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I take a breath, hit “send,” then set down the phone.
It’s just a text; it’s not like I can die from a response or a lack of response. But it used to feel that way.
Not only did it feel like I might die if I didn’t get a reply, but I would scrutinize the text I had just sent and second-guess the wording and timing if I did not get an answer back immediately. This whole process shot my adrenaline through the roof and dysregulated my nervous system. It would spin me out.
The specific party on the receiving end would sometimes reply back right away, but would sometimes take hours or even days. There are rational and legitimate reasons for the slow response time: in and out of cell service, spending time with kids, or he simply missed seeing it. There’s another reason, though. He was avoiding it.
That possibility used to set off all my alarm bells (as well as my abandonment wound) and though I knew I was safe, my whole system would go five-alarm alerts.
The relationship dance that I am describing is what is commonly referred to as “the anxious/avoidant” dynamic in attachment theory. These opposing attachment styles rather perfectly agitate the other. There is tremendous potential for healing, but there is also a propensity for trauma bonding, aka: repetitive relational injury.
There is a lot of vilification around what is going on with an “avoidant.” Typically the “anxious” is seen as “just wanting connection” whereas the avoidant…well, you get the picture. What is really happening is two nervous systems that have opposing strategies for dealing with overwhelm.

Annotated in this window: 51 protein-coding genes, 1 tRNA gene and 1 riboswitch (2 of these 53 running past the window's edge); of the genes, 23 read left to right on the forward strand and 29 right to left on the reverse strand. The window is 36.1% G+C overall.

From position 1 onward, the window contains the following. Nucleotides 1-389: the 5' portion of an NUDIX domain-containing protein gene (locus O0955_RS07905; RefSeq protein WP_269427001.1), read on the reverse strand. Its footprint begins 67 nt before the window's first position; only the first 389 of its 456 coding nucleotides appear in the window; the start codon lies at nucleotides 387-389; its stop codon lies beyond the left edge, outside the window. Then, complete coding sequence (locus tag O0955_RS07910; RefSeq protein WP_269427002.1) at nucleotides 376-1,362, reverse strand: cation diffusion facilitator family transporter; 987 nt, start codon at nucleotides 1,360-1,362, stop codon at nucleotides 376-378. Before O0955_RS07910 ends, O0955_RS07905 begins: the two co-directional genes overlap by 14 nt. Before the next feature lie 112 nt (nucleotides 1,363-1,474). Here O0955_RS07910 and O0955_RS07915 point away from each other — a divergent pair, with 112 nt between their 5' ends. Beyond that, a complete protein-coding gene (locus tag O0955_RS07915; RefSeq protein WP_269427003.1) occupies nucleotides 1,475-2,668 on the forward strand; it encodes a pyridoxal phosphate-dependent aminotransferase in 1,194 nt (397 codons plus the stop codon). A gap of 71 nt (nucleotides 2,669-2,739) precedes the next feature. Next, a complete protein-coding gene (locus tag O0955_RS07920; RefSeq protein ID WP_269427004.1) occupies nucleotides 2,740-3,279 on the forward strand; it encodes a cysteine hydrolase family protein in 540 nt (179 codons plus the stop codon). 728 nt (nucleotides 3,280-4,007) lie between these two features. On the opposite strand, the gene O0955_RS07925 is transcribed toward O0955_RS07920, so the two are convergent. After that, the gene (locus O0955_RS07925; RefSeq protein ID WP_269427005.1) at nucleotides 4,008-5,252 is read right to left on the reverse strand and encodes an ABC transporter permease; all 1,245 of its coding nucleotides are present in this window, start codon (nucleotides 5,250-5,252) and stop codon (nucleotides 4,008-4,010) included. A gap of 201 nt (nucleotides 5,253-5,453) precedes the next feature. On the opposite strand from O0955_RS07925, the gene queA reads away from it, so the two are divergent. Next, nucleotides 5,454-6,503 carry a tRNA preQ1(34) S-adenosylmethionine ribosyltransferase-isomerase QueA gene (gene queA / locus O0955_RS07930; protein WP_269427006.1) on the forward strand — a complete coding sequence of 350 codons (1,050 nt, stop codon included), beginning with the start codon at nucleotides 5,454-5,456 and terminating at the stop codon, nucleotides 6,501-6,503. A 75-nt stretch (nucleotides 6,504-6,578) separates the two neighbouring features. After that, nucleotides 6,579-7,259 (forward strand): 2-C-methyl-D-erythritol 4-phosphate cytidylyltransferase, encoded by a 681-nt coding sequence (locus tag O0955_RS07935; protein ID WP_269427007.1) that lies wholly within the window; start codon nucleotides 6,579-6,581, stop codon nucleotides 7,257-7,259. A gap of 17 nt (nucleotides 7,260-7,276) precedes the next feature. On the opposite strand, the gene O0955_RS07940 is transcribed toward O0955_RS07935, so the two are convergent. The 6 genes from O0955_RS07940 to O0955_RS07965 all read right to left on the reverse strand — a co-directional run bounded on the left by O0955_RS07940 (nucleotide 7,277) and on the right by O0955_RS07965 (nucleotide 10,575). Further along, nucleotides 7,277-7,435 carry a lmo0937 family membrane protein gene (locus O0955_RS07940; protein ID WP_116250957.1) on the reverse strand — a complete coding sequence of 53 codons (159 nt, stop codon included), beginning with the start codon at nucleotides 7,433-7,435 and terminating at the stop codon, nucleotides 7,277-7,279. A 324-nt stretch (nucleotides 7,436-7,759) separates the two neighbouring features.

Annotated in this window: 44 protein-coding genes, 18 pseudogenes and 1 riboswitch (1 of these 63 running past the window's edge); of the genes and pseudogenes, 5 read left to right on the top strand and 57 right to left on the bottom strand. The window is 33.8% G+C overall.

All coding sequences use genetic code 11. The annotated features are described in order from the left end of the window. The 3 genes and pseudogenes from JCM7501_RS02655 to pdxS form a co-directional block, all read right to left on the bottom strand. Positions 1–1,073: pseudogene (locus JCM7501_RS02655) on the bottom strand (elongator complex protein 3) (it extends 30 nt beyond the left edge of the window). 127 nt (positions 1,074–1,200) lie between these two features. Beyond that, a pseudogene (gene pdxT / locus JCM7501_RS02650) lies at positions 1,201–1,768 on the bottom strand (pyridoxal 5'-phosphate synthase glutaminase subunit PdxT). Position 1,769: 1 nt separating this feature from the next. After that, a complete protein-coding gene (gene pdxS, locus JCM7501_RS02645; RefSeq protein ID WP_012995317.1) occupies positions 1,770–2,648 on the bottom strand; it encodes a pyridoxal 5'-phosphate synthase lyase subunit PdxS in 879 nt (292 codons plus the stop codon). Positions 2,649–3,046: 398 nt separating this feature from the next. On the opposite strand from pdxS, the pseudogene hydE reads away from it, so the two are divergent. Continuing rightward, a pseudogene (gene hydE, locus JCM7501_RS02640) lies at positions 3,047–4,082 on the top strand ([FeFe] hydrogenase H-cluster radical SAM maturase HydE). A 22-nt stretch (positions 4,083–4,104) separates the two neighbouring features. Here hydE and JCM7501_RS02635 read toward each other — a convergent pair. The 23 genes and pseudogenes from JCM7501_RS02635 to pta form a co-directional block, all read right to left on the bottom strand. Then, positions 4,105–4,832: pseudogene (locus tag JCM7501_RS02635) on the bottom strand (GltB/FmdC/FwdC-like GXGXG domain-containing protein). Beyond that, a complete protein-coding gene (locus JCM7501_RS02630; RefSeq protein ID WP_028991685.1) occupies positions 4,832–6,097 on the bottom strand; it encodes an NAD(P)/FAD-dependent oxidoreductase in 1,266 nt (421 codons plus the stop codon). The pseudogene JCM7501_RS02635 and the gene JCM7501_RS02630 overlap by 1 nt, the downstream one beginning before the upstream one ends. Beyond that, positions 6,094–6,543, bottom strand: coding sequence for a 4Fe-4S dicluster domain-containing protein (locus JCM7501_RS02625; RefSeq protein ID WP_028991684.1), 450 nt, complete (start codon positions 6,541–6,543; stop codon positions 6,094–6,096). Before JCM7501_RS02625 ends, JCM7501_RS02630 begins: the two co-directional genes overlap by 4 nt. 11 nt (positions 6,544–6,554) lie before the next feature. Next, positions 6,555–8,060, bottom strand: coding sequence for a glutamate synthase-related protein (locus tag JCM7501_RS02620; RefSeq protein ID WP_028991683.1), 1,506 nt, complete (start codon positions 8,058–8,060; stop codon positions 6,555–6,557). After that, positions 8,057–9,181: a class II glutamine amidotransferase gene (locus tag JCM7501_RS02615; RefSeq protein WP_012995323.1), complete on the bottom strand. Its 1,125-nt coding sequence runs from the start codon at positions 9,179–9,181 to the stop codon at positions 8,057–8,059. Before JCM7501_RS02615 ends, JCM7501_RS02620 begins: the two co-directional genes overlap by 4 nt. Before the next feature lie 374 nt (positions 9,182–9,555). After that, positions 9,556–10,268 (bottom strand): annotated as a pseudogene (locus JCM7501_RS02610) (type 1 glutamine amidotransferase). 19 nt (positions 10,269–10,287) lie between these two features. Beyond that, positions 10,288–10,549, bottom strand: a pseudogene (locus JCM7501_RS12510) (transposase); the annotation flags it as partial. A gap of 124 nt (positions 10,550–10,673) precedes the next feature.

We, the anxious ones, like to think that we are more primed for intimacy, but how intimate can you really get with a live wire?
That was me: a live wire. It so happens that I have been anxious for most of my life—I just didn’t know it until a few years ago. I had tons of classic anxiety-based symptoms: stomach troubles, rapid talking, sweating. I was even a skin-picker.
I was also avoidant. I hated conflict. I’m still not a fan, but I can do it. You see, I grew up in households where conflict was a common dialect, as was volatility and intimidation. The most frequent modes of operation in these domiciles were “fun” or “fury.” There was very little in-between and there was little to no structure. I still struggle with structure, and that is exactly what is needed for us to regulate our nervous systems.
You see, boundaries are both internal and external; they are not walls we throw up to keep people out or bridges that we burn when we are over other people’s shit.
Boundaries are doors and gates that show other people how to get into our world.
In some ways, I am kind of an open book. I write about deeply personal subject matter. I have often “bled ink” for pure strangers in my articles. This kind of writing is a way for me to discharge anxiety—but it doesn’t necessarily create more intimacy. It is often easier for me to spill my guts for complete strangers than it is for me to do so with the person with whom I am sharing my body. Sure, not all physical intimacy is actually intimate, but ours is, with or without a label.